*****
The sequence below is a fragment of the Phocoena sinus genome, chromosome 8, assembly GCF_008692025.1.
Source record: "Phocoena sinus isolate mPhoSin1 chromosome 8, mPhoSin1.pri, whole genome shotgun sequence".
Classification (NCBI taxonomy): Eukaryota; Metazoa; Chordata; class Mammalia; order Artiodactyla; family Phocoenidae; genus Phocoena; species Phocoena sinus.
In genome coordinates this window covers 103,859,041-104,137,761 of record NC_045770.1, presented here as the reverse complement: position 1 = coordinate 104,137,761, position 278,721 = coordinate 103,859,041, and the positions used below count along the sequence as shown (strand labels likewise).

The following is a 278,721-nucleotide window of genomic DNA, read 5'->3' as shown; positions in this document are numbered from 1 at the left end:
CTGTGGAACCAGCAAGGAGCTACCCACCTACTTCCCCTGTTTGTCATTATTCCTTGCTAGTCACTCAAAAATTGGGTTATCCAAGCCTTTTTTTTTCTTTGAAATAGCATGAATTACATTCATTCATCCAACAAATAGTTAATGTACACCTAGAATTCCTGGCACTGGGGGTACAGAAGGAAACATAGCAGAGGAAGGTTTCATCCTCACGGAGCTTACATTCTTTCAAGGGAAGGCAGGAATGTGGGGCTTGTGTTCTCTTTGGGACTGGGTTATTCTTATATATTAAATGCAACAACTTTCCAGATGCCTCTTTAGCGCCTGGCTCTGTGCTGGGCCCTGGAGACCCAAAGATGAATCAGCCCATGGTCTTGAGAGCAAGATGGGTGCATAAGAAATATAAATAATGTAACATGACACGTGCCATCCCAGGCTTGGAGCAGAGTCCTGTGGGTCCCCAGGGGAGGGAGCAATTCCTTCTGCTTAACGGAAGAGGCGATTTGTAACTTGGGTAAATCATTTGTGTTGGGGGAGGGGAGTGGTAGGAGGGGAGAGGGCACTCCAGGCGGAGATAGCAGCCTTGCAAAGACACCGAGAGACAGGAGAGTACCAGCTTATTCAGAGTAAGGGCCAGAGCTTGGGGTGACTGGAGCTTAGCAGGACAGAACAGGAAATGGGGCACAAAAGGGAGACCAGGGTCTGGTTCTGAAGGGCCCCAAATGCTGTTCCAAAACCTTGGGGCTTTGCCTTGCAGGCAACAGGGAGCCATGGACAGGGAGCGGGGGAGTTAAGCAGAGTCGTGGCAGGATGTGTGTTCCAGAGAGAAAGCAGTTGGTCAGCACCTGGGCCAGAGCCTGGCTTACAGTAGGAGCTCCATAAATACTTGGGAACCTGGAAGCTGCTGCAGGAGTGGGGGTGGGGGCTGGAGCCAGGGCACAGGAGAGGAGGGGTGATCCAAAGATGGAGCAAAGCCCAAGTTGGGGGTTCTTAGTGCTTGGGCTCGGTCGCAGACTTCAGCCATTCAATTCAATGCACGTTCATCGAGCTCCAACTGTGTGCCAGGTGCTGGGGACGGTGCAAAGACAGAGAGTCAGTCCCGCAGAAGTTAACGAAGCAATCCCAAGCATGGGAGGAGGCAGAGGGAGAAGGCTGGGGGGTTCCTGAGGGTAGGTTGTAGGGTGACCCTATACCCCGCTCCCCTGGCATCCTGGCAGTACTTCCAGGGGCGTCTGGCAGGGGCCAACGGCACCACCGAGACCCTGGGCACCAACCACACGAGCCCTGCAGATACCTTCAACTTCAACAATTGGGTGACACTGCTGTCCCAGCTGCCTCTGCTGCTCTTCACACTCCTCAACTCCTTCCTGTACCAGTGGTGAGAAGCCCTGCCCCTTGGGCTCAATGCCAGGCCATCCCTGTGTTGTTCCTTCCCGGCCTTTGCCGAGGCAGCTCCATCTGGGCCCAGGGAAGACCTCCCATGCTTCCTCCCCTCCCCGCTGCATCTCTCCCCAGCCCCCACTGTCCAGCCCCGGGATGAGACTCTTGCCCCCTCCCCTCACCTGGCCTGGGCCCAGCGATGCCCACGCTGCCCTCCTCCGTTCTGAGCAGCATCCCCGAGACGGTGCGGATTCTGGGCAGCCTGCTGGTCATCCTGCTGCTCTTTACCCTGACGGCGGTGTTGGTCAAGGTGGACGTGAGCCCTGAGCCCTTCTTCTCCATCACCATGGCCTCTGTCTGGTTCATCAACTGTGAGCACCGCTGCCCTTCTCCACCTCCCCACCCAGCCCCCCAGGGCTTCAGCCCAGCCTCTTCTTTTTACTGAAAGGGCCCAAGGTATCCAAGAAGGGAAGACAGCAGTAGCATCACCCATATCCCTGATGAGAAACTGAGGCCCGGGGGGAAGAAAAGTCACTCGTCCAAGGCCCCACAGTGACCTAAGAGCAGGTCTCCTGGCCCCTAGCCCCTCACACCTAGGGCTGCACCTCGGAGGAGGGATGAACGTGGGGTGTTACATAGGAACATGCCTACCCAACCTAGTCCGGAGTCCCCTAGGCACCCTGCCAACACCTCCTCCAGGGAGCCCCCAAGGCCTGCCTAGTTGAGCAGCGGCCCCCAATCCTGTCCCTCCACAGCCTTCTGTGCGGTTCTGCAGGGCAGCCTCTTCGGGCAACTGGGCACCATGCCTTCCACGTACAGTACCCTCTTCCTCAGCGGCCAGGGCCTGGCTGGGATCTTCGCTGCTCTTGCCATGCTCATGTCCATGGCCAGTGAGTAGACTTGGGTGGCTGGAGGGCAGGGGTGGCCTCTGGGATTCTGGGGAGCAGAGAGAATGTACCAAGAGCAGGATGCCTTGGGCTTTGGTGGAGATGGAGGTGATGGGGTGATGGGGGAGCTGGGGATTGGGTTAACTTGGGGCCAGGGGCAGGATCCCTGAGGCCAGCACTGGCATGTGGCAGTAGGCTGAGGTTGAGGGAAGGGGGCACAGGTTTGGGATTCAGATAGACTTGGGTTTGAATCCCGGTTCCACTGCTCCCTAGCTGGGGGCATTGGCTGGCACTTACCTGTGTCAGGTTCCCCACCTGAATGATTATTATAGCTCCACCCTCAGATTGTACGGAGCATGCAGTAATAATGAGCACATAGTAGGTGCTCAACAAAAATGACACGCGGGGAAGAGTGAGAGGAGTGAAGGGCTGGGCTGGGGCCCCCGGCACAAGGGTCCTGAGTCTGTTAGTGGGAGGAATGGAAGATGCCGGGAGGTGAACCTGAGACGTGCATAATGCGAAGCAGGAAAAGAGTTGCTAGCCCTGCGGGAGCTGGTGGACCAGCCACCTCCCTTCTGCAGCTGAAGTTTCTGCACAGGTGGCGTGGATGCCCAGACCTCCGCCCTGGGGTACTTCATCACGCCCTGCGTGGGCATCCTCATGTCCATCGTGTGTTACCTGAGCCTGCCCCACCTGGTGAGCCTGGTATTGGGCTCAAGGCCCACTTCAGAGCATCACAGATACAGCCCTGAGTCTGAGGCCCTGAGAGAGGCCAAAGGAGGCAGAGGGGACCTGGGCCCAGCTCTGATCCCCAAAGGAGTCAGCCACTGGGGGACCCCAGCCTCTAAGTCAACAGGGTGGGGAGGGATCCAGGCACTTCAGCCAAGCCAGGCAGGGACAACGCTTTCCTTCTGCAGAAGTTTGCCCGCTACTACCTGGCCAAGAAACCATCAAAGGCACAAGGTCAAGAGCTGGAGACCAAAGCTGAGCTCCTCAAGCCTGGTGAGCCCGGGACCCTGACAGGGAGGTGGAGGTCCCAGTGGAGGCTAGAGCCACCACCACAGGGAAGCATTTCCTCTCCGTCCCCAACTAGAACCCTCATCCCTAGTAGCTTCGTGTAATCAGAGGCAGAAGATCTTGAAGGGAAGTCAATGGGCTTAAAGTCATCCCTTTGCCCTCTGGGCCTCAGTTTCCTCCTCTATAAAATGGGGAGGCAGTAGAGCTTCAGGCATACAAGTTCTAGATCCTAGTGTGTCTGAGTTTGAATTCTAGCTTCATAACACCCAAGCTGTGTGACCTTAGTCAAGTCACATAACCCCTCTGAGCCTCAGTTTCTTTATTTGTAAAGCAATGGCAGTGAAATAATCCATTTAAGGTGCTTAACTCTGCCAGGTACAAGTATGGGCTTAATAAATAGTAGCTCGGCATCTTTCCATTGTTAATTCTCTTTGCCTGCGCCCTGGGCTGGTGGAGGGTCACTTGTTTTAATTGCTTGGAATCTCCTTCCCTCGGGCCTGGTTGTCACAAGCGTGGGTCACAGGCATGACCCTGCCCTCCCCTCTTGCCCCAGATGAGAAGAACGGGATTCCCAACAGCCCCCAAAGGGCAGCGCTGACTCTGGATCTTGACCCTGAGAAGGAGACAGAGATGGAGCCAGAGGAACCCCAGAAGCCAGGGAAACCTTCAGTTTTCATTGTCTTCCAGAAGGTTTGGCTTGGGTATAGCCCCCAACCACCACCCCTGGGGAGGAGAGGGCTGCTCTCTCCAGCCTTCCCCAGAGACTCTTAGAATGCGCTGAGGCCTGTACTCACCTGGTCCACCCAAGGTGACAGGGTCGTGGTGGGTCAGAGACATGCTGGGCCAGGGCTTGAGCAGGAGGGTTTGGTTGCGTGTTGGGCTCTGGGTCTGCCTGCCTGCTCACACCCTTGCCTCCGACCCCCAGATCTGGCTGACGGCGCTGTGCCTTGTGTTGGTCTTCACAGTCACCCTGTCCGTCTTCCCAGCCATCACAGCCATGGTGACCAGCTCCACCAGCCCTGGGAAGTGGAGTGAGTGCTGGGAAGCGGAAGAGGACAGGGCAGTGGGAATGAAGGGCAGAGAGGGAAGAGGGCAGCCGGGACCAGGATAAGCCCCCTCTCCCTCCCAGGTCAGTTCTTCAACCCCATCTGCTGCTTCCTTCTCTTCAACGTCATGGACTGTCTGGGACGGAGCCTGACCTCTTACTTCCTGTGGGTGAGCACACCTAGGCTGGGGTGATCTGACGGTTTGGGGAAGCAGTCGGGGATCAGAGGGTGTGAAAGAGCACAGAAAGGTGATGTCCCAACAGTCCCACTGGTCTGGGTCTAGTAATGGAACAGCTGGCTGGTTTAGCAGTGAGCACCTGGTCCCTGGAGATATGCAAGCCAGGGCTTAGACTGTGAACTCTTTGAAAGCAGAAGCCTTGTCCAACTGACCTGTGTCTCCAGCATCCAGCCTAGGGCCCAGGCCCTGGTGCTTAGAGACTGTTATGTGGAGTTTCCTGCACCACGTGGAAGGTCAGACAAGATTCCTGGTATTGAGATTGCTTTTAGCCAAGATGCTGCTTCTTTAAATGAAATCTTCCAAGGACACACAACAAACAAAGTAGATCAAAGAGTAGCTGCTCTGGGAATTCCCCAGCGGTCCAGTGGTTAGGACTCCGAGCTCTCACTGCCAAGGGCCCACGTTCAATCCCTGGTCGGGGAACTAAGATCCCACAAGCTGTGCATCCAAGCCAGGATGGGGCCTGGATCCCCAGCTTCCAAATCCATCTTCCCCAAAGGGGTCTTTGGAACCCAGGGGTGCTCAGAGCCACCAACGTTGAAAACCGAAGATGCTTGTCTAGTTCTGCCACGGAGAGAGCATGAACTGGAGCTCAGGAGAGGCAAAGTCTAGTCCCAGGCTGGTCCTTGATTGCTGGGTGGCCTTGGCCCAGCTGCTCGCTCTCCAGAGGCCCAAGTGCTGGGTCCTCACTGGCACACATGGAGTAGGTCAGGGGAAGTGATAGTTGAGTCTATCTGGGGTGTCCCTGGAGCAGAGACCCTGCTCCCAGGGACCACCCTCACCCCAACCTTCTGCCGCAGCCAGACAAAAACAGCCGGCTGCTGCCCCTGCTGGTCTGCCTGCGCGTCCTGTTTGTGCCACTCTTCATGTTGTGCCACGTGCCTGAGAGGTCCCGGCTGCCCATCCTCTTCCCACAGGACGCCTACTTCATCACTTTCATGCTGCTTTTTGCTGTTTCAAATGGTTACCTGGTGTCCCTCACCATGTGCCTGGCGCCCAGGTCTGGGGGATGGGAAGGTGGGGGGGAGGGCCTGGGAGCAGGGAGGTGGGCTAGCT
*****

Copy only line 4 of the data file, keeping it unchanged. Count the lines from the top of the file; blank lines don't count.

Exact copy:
In genome coordinates this window covers 103,859,041-104,137,761 of record NC_045770.1, presented here as the reverse complement: position 1 = coordinate 104,137,761, position 278,721 = coordinate 103,859,041, and the positions used below count along the sequence as shown (strand labels likewise).